Changing Social Attitudes
Divorce has become more socially acceptable and there is less social disapproval and stigma attached to divorces. It no longer hinders careers through a public sense of scandal and outrage. As a result of this people are less afraid of the consequences of divorce and are more likely to end an unhappy marriage. Functionalists such as Talcott Parsons and Renoald Fletcher argue that the increased value of marriage may have caused a rise in marital breakdown. As people expect and demand more from a marriage and expect it to be perfect.
Fletcher argues that a relatively high divorce rate may be indicative not of lower but of higher standards of marriage in society. Privatised Marriages Allan argues that the family has become increasingly defined as a private institution. The wider family, and society at large, do not have the right to interfere in family life and therefore the family unit is not supported by its integration into a wider social network, which means family problems cannot be so easily shared. Love and Marriage - Why are Arranged Marriages Stronger? Within an arranged marriage people have more realistic expectations than those who marry for love.
People who support arranged marriages suggest that love is something that develops overtime, where as romantic love is likely to change into something less exciting, or disappear altogether Sociology – Family Unit – Births and The Ageing Population Births One of the strongest trends has been the rise in illegitimacy. Illegitimacy rates are rising, as more people have children without being married. Some of the stigma associated with illegitimacy no longer exists. This is countered by the New Right’s assault on unmarried mothers, who have been the scapegoat to a certain extent by the media who blame them for the modern failings of society.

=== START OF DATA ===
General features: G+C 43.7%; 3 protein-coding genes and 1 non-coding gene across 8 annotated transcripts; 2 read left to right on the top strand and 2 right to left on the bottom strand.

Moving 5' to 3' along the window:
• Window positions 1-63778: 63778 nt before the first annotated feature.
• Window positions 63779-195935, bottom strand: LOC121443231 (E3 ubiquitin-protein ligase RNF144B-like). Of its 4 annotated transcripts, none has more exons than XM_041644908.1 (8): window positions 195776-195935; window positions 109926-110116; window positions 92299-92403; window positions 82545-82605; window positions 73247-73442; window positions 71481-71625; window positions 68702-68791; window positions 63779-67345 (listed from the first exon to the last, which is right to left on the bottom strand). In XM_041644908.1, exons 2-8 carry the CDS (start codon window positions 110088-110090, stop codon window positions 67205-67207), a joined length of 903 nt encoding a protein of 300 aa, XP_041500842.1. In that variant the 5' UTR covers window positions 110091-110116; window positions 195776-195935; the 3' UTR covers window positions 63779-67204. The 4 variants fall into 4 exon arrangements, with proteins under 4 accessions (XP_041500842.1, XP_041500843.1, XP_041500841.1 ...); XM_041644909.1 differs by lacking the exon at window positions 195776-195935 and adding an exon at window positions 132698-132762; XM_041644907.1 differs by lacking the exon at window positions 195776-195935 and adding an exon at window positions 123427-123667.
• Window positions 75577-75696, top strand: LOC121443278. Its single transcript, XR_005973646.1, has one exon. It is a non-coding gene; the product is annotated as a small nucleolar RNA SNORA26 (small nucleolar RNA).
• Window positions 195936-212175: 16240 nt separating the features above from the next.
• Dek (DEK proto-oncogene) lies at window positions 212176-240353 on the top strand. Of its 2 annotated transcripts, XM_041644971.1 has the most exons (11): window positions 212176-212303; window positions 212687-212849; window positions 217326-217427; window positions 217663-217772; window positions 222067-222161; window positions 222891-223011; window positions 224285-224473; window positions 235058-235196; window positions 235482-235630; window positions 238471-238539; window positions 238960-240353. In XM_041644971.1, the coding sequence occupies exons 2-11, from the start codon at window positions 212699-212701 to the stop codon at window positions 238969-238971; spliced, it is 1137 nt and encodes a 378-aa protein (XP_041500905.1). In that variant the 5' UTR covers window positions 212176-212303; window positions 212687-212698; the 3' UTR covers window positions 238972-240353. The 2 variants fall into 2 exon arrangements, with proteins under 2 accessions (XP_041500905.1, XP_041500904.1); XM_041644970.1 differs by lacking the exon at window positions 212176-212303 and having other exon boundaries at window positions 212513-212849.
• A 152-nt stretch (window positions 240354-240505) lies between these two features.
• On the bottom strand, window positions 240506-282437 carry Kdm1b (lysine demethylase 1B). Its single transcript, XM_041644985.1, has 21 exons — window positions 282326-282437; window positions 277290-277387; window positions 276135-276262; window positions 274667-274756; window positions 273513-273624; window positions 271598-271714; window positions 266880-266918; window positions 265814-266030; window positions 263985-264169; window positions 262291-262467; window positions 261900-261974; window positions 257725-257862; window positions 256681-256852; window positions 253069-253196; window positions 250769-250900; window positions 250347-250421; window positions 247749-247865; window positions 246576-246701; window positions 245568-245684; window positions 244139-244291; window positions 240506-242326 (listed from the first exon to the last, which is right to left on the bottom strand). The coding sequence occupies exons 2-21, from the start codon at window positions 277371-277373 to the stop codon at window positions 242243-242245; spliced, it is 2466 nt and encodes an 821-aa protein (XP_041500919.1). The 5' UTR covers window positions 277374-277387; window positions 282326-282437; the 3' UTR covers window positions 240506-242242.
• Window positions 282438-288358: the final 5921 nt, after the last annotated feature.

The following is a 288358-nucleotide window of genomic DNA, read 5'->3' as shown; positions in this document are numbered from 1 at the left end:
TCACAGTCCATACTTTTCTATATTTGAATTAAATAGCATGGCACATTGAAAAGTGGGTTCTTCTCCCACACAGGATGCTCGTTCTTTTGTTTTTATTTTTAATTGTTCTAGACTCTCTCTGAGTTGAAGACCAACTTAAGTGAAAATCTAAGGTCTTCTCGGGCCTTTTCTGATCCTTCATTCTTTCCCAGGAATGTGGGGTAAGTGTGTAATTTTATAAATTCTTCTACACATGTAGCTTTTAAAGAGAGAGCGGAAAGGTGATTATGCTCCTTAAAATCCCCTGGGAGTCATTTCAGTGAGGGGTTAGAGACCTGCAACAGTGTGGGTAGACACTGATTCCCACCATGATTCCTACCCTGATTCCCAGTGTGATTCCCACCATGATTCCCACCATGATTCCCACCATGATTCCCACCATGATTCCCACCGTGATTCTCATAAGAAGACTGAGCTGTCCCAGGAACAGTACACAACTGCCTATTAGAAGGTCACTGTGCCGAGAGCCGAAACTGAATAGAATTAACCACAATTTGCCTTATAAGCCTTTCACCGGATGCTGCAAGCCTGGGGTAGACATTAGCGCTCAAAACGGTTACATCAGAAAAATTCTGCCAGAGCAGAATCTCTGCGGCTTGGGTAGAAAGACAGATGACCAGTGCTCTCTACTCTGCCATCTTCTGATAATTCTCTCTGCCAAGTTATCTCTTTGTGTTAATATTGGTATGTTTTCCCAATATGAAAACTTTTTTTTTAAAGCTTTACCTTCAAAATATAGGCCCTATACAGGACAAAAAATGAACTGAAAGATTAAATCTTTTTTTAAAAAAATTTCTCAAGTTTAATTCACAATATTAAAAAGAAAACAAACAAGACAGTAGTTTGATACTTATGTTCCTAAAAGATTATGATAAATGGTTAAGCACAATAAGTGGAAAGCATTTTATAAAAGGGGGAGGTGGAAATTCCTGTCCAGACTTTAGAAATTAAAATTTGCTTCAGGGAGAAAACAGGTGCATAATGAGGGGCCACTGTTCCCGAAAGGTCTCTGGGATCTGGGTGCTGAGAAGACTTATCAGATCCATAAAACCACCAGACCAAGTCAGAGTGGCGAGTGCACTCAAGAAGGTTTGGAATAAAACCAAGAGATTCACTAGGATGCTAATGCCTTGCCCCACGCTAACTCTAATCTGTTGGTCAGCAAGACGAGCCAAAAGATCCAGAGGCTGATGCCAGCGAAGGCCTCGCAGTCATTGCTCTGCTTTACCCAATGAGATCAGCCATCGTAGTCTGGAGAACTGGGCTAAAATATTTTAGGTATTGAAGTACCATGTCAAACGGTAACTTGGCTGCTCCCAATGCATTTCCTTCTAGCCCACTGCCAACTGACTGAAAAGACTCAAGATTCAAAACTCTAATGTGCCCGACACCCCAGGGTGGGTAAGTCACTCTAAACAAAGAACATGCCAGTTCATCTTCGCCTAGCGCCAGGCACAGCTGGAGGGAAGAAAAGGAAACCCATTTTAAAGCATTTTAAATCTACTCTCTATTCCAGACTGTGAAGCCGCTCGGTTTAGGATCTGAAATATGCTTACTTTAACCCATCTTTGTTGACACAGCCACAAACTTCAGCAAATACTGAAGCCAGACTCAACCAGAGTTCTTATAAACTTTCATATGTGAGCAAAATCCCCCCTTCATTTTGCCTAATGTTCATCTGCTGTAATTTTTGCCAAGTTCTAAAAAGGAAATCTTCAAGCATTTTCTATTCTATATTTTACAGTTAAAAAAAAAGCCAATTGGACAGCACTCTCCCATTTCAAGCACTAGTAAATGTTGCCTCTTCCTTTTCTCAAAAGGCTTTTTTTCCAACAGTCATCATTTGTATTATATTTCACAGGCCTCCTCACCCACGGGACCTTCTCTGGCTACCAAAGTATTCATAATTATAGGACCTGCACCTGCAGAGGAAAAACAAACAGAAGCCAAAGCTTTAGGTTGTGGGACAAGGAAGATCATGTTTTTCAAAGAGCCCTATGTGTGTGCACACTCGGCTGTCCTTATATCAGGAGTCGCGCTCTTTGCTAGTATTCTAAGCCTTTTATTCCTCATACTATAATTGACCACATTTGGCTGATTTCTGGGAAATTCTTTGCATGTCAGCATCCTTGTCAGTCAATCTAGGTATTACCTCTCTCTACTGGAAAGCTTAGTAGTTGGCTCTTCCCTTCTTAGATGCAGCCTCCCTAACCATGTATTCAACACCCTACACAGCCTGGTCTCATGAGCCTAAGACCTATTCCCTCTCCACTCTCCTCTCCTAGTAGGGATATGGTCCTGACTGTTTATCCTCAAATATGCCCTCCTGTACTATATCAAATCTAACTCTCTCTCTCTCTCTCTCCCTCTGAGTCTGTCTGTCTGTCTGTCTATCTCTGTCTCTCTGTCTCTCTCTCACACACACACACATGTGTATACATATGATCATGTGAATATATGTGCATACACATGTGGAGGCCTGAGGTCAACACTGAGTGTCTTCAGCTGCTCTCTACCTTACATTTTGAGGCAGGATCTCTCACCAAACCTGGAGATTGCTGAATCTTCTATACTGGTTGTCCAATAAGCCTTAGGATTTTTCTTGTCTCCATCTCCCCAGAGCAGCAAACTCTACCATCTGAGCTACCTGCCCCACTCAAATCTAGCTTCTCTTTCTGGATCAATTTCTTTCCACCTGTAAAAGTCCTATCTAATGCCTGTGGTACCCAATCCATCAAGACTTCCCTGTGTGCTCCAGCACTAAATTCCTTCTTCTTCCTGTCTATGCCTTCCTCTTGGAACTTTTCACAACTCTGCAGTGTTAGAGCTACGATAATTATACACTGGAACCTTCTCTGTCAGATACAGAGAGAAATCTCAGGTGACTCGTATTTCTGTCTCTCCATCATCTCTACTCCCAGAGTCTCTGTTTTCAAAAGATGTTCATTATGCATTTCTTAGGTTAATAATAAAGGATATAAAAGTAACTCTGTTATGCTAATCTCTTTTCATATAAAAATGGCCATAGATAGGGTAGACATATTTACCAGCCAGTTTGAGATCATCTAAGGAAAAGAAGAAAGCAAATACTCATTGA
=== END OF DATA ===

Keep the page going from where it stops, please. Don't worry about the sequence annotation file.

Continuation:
Unmarried mothers may not be that different to nuclear families as some of these children born outside of a marriage are born to a couple who cohabit or are in a stable relationship, so will therefore have the same advantages / life as a nuclear family child. It is just that the mother and father / couple are not legally married. More and more women are deciding not to have children, as they’d rather focus on / have a career. Having a career may also be the reason for women having children later on in their lives.
The Ageing Population
The population as a whole are getting older as people are now living longer. This could be seen as a negative or a positive thing. According to the negative view this gives a greater dependence ratio whereby the working population have a greater burden to take care of those not working. Increased pressure on hospitals, social services and pensions will lead to a greater tax burden. On the positive side, it can be argued that since older people are now more likely to stay fit and healthy they may become an important part of our families (childcare for grandchildren) and as part of the voluntary workforce.
Ginn and Arber found that the level to which older people could maintain their independence and play a constructive part in society depended to a large extent on their social class, gender and ethnicity. The notion of ageing itself is a socially constructed concept that varies from culture to culture. The retirement age itself has moved several times and still varies between men and women reinforce the notion that old age is in itself a social construction.